Hybridity is rendered differently in Nikolay Mitrokhin’s study of the formation of the Soviet elite of the post-Stalin period, as represented by diplomats and international experts – graduates of the prestigious Moscow State Institute of International Relations (MGIMO). In this case, we see the emergence of an elite group not in direct correspondence to the legal and ideological provisions of the Soviet regime. The very elitism of this group was constructed through a dynamic combination of multiple factors. The list includes some “correct” personal choices based on a good understanding of what constitutes Soviet normativity now; belonging to some preexisting elite network but also instrumentalizing the Soviet discourse of social mobility; access to foreign goods and literature and at the same time a shadow existence on the fringe between the official Soviet ideological and cultural world and the margins of the unofficial and even dissident culture; generational loyalties and even stylistic correspondence to the standards upheld by the cohort of the “chosen.” None of the existing explanatory models of late Soviet society – from indifference (Alexey Yurchak), to cynicism and alternative progressivism (Mark Lipovetsky), to ideological adaptation or active collaboration (the “totalitarian school”) – explains the nature of this elitism and the social essence of the group that interests Mitrokhin. The notion of “the Soviet elite” opens itself to interrogation through the notion of hybridity: simultaneous and often visibly ambiguous identification with Soviet norms and “Western” habitus created the framework for several generations of post-Stalin elites in the USSR.
In the “Sociology, Anthropology, Political Science” section, Alexander Ponomariov explores a menacing hybrid of the modern Russian legal system with Orthodox Church canon law presented by the trial of the feminist punk band Pussy Riot. Ultimately, this “hybridity” resulted in the deprivation of freedom – of the arrested band members sentenced to prison terms as well as of public and expert opinion in Russian society. Still, by showing how the prosecution and its advisers-“experts” grossly misinterpreted the norms of canon law while twisting the procedures of the Russian legal system, Ponomariov distances himself from narrow legal (or theological) analysis. This distancing allows him to produce a more complex and dynamic picture of the infamous trial.
Finally, in the “Newest Mythologies” section, Ilya Gerasimov discusses a case of deliberately ignored hybridity: the “scheme of Russian history” that structures the dominant historical narrative of the Russian past of both conservative and liberal historians. This scheme was formed during the epoch of Romantic nationalism in the first decades of the nineteenth century, and inherited its obsession with purity of the nation’s “body” and “soul.” Analyzing a recent experiment in “popular history” (Boris Akunin’s conspicuous History of the Russian State), Gerasimov argues that contempt for hybridity in describing the past directly influences holistic (if not outright fascist) social ideals in the present, even when they are articulated by liberals.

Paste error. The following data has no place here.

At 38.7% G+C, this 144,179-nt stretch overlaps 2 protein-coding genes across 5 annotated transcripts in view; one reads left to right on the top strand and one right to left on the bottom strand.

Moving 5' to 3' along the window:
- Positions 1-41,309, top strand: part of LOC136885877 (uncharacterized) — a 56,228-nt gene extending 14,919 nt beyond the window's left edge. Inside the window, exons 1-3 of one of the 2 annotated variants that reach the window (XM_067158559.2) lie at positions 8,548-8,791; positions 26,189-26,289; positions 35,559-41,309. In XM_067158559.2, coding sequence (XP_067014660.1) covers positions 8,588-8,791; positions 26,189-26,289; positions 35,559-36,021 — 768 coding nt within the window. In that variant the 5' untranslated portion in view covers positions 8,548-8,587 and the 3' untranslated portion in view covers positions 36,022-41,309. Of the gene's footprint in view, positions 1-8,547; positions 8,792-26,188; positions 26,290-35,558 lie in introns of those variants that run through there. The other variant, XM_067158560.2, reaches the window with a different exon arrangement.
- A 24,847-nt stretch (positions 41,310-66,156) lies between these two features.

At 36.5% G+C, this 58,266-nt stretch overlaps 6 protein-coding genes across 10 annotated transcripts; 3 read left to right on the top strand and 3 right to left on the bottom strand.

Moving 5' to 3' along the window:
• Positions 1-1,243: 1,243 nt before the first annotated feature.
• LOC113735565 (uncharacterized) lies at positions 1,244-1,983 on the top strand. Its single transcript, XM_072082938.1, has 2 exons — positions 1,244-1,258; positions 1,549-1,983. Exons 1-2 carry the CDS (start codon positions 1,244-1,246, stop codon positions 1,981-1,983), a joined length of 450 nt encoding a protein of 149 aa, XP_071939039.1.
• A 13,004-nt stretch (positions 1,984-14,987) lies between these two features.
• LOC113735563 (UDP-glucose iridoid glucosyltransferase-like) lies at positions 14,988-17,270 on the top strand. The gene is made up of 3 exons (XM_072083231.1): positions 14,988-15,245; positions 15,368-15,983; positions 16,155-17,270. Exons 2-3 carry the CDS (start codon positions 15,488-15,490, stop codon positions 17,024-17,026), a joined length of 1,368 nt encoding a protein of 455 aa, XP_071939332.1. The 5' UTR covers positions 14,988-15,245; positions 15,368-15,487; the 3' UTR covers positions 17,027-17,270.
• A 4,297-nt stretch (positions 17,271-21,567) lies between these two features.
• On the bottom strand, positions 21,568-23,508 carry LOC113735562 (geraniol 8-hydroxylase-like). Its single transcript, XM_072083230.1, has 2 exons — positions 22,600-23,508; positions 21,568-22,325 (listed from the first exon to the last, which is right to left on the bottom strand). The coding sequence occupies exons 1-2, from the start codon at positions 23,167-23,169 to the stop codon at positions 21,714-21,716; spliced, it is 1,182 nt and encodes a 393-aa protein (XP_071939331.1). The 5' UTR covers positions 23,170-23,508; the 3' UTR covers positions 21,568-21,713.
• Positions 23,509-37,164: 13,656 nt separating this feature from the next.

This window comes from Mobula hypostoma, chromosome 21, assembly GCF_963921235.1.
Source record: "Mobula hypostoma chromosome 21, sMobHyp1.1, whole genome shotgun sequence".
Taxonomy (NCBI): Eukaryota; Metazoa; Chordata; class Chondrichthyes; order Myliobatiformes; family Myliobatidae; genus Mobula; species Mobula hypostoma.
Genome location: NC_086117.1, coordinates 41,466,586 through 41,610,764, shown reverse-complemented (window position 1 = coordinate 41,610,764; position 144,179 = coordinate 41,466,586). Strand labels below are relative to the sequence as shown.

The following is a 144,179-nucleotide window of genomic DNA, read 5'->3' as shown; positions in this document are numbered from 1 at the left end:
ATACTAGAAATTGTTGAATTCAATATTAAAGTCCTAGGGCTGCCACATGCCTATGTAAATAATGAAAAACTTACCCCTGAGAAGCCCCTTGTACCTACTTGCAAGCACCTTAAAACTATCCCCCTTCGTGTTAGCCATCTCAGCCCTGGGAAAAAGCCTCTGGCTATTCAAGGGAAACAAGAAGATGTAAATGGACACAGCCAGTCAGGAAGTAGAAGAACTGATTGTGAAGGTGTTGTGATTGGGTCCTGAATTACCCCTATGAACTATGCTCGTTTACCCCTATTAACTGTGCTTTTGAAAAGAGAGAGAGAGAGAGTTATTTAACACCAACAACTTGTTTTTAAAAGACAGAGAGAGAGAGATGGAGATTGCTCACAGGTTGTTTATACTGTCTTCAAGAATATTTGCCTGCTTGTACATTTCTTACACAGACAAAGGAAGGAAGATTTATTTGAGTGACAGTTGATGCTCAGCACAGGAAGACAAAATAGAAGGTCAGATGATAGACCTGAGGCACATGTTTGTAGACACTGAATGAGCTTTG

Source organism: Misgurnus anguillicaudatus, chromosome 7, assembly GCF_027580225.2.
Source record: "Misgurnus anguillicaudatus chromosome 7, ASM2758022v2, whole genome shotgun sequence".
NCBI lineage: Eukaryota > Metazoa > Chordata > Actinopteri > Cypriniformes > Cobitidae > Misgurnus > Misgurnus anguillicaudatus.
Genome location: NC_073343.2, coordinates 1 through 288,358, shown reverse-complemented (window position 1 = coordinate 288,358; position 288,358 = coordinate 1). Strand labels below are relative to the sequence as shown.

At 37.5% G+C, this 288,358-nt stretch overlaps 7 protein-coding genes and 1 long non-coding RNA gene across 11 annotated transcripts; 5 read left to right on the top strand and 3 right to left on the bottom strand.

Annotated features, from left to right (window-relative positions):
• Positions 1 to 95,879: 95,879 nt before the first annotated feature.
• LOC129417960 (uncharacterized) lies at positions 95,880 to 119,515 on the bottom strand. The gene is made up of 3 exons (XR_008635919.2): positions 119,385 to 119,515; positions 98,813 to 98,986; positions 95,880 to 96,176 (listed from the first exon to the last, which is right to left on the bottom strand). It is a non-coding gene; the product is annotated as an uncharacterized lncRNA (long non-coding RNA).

Recognizing hybridity as a phenomenon in its own right (not a vehicle for subverting someone’s colonial domination), as a distinctive and autonomous complex subjectivity, provides the elusive and airy substance of freedom with a material, if not a structural, foundation. Ambivalence, ambiguity, and the possibility to choose are elemental preconditions of freedom that supersede political institutions and developed ideologies.
Editors of Ab Imperio:I. GerasimovS. GlebovA. KaplunovskiM. MogilnerA. Semyonov
TABLE OF CONTENTS
I. Methodology and Theory
Emancipatory Hybridity (R&E)
Satoshi Mizutani Hybridity and History: A Critical Reflection on Homi K. Bhabha’s Post-Historical Thoughts (E)
Stefan B. Kirmse: Law and Interethnic Relations in the Russian Empire: The Tatar Riots of 1878 and Their Judicial Aftermath (E)
Etienne Forestier-Peyrat: Red Passage to Iran: the Baku Trade Fair and the Unmaking of the Azerbaijani Borderland, 1922−1930 (E)
Yulia Gradskova: Freedom as Coercion? The Soviet Attack on the “Enslavement of Women” and the Legacy of Empire (Mid-1920s – Early 1930s, the Volga-Ural Region) (R)
Nikolay Mitrokhin The Elite of “Closed Society”: MGIMO, International Departments of the Apparatus of the CPSU Central Committee, and the Prosopography of Their Cadres (R)
IV. Sociology, Anthropology, Political Science
Alexander Ponomariov: The Pussy Riot Case in Russia: Orthodox Canon Law and the Sentence of the Secular Court (E)
VI. Newest Mythologies
Ilya Gerasimov L’État, C’est Tout: Boris Akunin’s “History of the Russian State” and the Canon of National History (R)
Michael Moser A Brief Response to Volodymyr Kulyk (R)
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Alexander Etkind, Warped Mourning: Stories of the Undead in the Land of the Unburied (Stanford: Stanford University Press, 2013). 300 pp. Index. ISBN: 978-0-8047-7393-5.Yuliya Yurchuk (E)
David L. Cooper, Creating the Nation: Identity and Aesthetics in Early Nineteenth-century Russia and Bohemia (DeKalb, IL: Northern Illinois University Press, 2010). 347 pp. ISBN: 978-0-87580-420-0 (paperback).Oksana Zemtsova (R)
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Dorena Caroli, Histoire de la protection sociale en Union soviétique (1917−1939) (Paris: L’Harmattan, 2010). 316 p. ISBN: 978-2-296-13548-2.Wim van Meurs (E)
Douglas M. Bowden, American Letters from Khrushchev’s Russia: Surprising Impressions of Life Behind the Iron Curtain, 1961–1962 (Charleston, SC: CreateSpace, 2013). 204 pp. ISBN: 978-1484914267.Brandon Gray Miller (E)
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Kimitaka Matsuzato (Ed.), Comparative Imperiology (Sapporo: Slavic Research Center, Hokaido University, 2010). 132 pp. ISBN: 978-4-938637-53-8.Krzysztof Brzechczyn (E)